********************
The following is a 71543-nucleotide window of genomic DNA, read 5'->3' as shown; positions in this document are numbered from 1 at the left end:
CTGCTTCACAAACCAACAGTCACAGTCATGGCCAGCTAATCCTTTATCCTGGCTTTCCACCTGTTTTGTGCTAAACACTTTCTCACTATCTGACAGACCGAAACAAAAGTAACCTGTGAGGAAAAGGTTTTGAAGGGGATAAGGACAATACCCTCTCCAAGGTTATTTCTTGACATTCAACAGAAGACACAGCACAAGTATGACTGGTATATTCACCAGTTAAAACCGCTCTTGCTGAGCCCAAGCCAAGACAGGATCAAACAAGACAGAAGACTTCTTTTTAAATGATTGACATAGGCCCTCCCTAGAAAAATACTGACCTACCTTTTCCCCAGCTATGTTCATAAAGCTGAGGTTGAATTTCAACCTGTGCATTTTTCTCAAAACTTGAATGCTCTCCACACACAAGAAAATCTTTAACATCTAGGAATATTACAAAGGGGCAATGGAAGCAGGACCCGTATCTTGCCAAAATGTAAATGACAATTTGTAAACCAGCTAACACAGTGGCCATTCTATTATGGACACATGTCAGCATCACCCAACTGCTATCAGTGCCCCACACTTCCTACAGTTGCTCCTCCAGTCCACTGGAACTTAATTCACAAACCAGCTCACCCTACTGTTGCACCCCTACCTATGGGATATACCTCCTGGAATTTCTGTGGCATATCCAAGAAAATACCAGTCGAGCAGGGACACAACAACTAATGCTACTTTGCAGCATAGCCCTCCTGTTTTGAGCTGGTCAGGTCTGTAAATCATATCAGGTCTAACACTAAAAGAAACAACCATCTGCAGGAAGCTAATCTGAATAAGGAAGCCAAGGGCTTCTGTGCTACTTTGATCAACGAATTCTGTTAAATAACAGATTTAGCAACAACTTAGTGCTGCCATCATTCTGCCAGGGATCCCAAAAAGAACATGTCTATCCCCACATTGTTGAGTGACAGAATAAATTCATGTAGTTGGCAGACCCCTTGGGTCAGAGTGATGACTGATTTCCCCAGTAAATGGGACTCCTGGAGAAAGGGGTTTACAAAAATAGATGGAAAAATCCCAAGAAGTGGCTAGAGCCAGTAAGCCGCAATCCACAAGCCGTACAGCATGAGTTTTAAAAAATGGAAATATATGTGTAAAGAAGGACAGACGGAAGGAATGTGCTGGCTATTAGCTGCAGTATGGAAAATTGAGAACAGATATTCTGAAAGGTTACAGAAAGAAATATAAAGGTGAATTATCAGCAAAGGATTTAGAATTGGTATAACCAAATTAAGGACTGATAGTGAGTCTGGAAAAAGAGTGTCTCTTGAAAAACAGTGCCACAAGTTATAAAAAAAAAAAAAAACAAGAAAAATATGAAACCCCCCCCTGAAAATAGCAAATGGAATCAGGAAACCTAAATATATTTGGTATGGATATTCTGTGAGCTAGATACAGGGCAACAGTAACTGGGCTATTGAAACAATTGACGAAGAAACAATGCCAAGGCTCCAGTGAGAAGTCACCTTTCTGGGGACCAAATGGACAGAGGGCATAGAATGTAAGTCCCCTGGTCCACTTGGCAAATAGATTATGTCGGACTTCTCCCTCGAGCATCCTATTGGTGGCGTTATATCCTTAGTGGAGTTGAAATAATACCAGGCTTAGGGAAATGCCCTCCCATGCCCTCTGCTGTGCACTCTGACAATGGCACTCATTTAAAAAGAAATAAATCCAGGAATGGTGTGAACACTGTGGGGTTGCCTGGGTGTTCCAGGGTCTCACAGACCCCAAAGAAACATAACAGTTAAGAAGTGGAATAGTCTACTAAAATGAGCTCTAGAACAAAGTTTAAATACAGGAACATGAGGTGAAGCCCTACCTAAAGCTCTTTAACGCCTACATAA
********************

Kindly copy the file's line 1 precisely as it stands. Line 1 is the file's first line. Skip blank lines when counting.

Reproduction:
The following is a 71543-nucleotide window of genomic DNA, read 5'->3' as shown; positions in this document are numbered from 1 at the left end: